Even the story of victims shoes being removed and the floor being surrounded by glass was probably just that; a story. This disappointed me because I have actually been in these tunnels and toured them myself, and this story was told me by the tour guides, prompting me to take the photo of the box of shoes that I posted above. These claims were likely made from someone seeing the box of shoes and some broken glass on the floor, and crafting a hypothetical situation which was then presented to visitors as being a fact. That being said, a man by the name of Michael P. Jones, who is the founder of one of the groups that offers tours of the tunnels, insists that he has indisputable evidence proving their claims of shanghaiing. As promising as this sounds, he refused to release said information and instead is in the process of writing a book about it, so people would have to pay for the book to learn about this information.

Edit: It has come to my attention that Michael P. Jones passed away in March of 2020. My condolences go out to his friends and family. I could find no new information about the indisputable evidence proving the vast shanghai claims. Here is some of his obituary:

“As a young boy, Michael discovered and explored sections of the old Portland underground, and spent his life learning from and respecting the oral histories shared by countless people whose lives were directly or indirectly impacted by the illegal practices of the Shanghai trade. After years of physically digging out/preserving/restoring small sections, Michael and volunteers were able to offer tours to educate the public and share what he had learned. The Museum of the Shanghai Tunnels in Old Town today displays hundreds of collected artifacts, and reflects Michael’s reverence for people’s personal histories. Michael was a passionate advocate for the rights of all people, and founded several organizations in addition to the Cascade Geographic Society: Native Americans for Enola Hill, the Mount Hood Sacred Lands Preservation Alliance, and other social justice groups. Michael was an unofficial steward of Native cultural and burial sites, and his work will continue to move forward.”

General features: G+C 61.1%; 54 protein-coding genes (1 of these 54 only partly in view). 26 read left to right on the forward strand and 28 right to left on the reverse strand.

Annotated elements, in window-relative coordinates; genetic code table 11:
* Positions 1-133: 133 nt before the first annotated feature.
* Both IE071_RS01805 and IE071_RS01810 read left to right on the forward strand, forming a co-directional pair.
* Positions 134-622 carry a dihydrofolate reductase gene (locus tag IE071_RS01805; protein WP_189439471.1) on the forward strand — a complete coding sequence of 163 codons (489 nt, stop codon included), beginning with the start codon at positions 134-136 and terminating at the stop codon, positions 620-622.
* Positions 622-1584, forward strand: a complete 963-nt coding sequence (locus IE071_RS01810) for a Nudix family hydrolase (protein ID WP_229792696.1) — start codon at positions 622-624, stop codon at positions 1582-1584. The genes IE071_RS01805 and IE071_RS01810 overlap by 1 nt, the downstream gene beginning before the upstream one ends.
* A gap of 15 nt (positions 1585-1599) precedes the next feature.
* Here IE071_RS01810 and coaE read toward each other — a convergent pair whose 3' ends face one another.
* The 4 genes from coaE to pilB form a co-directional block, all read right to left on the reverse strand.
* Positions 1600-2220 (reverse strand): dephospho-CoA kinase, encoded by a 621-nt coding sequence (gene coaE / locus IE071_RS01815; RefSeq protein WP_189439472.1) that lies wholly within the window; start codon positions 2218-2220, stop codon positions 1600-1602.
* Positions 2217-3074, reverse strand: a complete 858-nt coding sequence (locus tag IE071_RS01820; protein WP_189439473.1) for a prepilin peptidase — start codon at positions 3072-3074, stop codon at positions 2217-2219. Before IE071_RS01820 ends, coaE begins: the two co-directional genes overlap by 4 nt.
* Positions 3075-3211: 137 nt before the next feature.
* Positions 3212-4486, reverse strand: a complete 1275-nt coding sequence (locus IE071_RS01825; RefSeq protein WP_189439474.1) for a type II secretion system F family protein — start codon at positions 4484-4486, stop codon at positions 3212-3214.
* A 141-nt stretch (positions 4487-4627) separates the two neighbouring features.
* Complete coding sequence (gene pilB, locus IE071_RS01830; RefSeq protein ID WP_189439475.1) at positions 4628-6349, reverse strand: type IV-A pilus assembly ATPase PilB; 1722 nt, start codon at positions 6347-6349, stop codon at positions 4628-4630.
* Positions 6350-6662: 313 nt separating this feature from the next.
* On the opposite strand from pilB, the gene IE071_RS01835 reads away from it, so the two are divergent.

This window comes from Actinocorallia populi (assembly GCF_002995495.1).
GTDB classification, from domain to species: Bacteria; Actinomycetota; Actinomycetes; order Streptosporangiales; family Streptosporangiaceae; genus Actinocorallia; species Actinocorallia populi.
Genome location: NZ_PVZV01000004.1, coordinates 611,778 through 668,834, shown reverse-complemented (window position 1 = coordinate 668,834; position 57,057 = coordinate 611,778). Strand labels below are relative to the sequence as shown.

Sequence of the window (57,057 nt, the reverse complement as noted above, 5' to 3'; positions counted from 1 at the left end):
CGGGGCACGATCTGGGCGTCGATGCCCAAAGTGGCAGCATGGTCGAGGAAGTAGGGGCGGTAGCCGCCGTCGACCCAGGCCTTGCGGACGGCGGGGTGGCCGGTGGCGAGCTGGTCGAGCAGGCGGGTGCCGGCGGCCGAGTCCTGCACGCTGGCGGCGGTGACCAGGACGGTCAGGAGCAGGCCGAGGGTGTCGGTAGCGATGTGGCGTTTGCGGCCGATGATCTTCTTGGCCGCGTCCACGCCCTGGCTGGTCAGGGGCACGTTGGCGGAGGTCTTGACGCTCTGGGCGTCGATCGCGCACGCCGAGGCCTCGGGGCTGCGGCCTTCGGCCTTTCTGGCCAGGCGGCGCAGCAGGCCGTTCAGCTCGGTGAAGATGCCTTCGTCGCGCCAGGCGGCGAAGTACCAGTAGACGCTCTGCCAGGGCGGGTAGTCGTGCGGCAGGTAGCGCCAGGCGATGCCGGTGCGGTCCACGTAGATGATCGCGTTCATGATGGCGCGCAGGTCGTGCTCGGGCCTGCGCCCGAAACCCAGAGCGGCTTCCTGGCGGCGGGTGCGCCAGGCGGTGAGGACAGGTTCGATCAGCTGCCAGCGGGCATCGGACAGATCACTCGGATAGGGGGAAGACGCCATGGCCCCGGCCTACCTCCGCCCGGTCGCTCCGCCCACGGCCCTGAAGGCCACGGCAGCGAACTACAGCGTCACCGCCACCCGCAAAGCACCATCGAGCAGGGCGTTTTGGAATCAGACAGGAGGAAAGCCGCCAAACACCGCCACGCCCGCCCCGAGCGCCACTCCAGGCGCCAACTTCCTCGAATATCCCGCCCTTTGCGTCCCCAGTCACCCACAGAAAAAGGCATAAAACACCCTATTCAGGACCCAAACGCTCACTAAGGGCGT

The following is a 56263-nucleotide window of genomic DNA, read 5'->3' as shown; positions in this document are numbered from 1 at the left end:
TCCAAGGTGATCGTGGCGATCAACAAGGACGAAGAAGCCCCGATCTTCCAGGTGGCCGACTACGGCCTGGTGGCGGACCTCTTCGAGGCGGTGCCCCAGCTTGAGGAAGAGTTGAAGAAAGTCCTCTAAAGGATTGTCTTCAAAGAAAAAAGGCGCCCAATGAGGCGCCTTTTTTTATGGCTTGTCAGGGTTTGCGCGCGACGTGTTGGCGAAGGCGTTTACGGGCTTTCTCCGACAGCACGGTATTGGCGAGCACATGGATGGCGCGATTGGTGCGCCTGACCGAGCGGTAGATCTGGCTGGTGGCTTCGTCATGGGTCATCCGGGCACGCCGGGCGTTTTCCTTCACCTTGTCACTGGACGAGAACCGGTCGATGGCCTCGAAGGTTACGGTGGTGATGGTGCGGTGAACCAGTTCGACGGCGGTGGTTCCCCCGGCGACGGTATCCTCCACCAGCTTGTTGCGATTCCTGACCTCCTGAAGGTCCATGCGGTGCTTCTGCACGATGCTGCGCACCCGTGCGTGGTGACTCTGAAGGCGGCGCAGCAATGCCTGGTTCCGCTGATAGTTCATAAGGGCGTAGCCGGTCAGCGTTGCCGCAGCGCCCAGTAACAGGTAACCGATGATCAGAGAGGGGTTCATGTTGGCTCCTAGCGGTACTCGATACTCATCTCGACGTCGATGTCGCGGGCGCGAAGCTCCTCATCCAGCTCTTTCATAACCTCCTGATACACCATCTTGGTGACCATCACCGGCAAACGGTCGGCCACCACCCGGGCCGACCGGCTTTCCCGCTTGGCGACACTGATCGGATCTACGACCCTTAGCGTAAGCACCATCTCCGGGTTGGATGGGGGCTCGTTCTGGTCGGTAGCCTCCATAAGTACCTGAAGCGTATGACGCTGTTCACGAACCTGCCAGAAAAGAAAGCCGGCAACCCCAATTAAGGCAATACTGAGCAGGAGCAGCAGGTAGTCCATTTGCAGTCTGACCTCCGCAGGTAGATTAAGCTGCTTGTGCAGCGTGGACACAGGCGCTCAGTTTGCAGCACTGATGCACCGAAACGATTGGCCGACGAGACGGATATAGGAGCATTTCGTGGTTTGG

In conclusion for this section, I will say that although I don’t personally believe in many of the shanghai stories (because of the lack of evidence) I do still believe that these tunnels could be haunted. Not only with residual energies from the stone and the age of the tunnels, but also for the tragedies that I am sure occurred down there regardless of whether the shanghai rumors are true or not.

While in the tunnels, we experienced no paranormal activity and did not capture anything in photos or in videos. (Except for dirt and dust!) Although there was no actual paranormal encounters or evidence, I did still get some odd vibes, and it was still a wonderful experience!

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One might say that there is a misty apparition in this photo, but I debunked this on the spot; some of the dirt has simply been kicked up before I took the photo. This often gets mistaken for being paranormal, so be aware of this in your photos and videos. Photo taken in 2018.

Tips for debunking:

  • The floors are quite uneven, so I wouldn’t be surprised if some of the visitors had fallen by accident, but claimed to be tripped out of embarrassment. (This happens often at haunted locations.)
  • The tunnels can be cobweb city! A cobweb pulling on your hair or clothing while in a very dark, spooky tunnel would obviously frighten most people. It is very possible that some of the hair and clothes tugging encounters may have just been from the cobwebs.
  • Dirt and dust will show up in nearly every photo.
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The small greenish ball of light was likely from a light or a camera that is on the tripod looking thing below it. Photo taken in the tunnels by Ivy in 2018.

my tips for visiting

Can it be investigated? Yes, for the most part.

You can purchase tickets for ghost hunts, but I was not able to snag one while I was there, so we opted for a guided tour that offered both historical information and told a few ghost stories as well. It cost us around $20-30 per ticket, just check online for current tour options and prices.

Take some of the stories that the tour guides tell you with a grain of salt.

Some of the ceilings and entryways are pretty short, so taller folks, be warned! My husband is 6’6″ and struggled with not hitting his head in some areas of the tunnels.

An old doll in a glass case in the tunnels. Photo taken by Ivy in 2018.

Frighteningly yours,

Ivy!

Works cited:

https://portlandghosts.com/

https://en.wikipedia.org/wiki/Shanghai_tunnels